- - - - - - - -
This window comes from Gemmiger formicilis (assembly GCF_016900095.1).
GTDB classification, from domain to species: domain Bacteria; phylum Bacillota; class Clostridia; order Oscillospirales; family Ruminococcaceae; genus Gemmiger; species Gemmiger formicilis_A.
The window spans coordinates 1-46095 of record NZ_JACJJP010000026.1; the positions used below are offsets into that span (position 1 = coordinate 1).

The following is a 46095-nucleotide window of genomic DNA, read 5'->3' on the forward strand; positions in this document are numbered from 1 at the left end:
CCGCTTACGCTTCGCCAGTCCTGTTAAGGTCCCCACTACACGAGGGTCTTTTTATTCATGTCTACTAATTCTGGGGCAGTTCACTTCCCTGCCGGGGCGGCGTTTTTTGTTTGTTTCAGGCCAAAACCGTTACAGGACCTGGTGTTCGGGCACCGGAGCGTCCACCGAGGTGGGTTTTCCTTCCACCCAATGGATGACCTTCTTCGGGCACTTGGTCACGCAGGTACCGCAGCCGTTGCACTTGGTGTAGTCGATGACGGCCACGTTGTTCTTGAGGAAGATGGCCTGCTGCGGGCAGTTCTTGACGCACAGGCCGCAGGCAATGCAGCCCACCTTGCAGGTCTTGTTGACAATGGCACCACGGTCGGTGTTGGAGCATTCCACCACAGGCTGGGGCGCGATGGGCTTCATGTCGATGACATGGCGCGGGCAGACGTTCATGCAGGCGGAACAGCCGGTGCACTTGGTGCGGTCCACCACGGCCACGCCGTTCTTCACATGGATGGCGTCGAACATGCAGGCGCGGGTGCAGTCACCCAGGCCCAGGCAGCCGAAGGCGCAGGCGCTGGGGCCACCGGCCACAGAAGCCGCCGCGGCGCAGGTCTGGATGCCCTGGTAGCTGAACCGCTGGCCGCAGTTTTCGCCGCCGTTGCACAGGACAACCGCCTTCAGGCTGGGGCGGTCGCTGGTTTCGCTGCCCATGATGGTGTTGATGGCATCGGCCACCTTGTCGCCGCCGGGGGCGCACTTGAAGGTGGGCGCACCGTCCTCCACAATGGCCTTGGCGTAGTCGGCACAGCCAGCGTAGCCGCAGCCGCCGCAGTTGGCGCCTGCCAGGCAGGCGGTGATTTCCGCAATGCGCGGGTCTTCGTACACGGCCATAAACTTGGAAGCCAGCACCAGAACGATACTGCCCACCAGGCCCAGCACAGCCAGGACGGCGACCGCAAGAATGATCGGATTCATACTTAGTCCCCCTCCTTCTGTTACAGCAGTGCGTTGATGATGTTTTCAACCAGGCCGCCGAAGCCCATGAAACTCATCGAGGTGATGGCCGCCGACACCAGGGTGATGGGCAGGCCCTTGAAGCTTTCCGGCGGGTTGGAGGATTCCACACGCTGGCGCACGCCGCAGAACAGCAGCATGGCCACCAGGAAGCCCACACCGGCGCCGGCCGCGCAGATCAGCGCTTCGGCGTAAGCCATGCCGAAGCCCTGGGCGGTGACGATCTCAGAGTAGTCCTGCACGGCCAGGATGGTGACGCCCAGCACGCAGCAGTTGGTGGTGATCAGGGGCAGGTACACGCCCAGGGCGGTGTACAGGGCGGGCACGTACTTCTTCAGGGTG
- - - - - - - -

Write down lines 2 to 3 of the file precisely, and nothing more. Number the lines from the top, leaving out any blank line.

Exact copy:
GTDB classification, from domain to species: domain Bacteria; phylum Bacillota; class Clostridia; order Oscillospirales; family Ruminococcaceae; genus Gemmiger; species Gemmiger formicilis_A.
The window spans coordinates 1-46095 of record NZ_JACJJP010000026.1; the positions used below are offsets into that span (position 1 = coordinate 1).